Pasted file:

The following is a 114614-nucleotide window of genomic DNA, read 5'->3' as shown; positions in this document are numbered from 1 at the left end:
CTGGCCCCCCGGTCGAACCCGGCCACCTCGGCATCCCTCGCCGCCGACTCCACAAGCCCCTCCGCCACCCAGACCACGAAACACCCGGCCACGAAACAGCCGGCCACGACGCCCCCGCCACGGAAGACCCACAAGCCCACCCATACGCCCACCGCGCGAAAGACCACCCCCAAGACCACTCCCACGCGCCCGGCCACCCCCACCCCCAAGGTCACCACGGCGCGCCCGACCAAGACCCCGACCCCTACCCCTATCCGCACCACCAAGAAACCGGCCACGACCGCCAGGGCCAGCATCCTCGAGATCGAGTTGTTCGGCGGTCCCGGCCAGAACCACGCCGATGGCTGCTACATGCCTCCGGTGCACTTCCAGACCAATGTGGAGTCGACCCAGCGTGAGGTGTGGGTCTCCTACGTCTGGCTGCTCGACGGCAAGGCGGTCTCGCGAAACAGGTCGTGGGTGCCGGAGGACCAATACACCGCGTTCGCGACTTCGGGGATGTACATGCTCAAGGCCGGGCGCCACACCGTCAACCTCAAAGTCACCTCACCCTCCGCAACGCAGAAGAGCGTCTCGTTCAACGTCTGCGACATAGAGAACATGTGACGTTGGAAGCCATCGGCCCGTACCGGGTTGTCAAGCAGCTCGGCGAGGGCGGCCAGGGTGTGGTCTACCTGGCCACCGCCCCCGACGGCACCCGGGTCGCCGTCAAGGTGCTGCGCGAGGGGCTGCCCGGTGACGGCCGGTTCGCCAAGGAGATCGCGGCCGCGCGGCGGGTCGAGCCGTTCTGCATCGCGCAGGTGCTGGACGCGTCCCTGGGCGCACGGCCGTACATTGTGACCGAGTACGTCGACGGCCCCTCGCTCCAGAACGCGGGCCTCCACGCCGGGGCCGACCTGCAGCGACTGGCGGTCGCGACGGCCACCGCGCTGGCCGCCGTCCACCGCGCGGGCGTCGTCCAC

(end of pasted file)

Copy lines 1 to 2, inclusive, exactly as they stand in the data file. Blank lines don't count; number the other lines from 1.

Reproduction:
The following is a 114614-nucleotide window of genomic DNA, read 5'->3' as shown; positions in this document are numbered from 1 at the left end:
CTGGCCCCCCGGTCGAACCCGGCCACCTCGGCATCCCTCGCCGCCGACTCCACAAGCCCCTCCGCCACCCAGACCACGAAACACCCGGCCACGAAACAGCCGGCCACGACGCCCCCGCCACGGAAGACCCACAAGCCCACCCATACGCCCACCGCGCGAAAGACCACCCCCAAGACCACTCCCACGCGCCCGGCCACCCCCACCCCCAAGGTCACCACGGCGCGCCCGACCAAGACCCCGACCCCTACCCCTATCCGCACCACCAAGAAACCGGCCACGACCGCCAGGGCCAGCATCCTCGAGATCGAGTTGTTCGGCGGTCCCGGCCAGAACCACGCCGATGGCTGCTACATGCCTCCGGTGCACTTCCAGACCAATGTGGAGTCGACCCAGCGTGAGGTGTGGGTCTCCTACGTCTGGCTGCTCGACGGCAAGGCGGTCTCGCGAAACAGGTCGTGGGTGCCGGAGGACCAATACACCGCGTTCGCGACTTCGGGGATGTACATGCTCAAGGCCGGGCGCCACACCGTCAACCTCAAAGTCACCTCACCCTCCGCAACGCAGAAGAGCGTCTCGTTCAACGTCTGCGACATAGAGAACATGTGACGTTGGAAGCCATCGGCCCGTACCGGGTTGTCAAGCAGCTCGGCGAGGGCGGCCAGGGTGTGGTCTACCTGGCCACCGCCCCCGACGGCACCCGGGTCGCCGTCAAGGTGCTGCGCGAGGGGCTGCCCGGTGACGGCCGGTTCGCCAAGGAGATCGCGGCCGCGCGGCGGGTCGAGCCGTTCTGCATCGCGCAGGTGCTGGACGCGTCCCTGGGCGCACGGCCGTACATTGTGACCGAGTACGTCGACGGCCCCTCGCTCCAGAACGCGGGCCTCCACGCCGGGGCCGACCTGCAGCGACTGGCGGTCGCGACGGCCACCGCGCTGGCCGCCGTCCACCGCGCGGGCGTCGTCCAC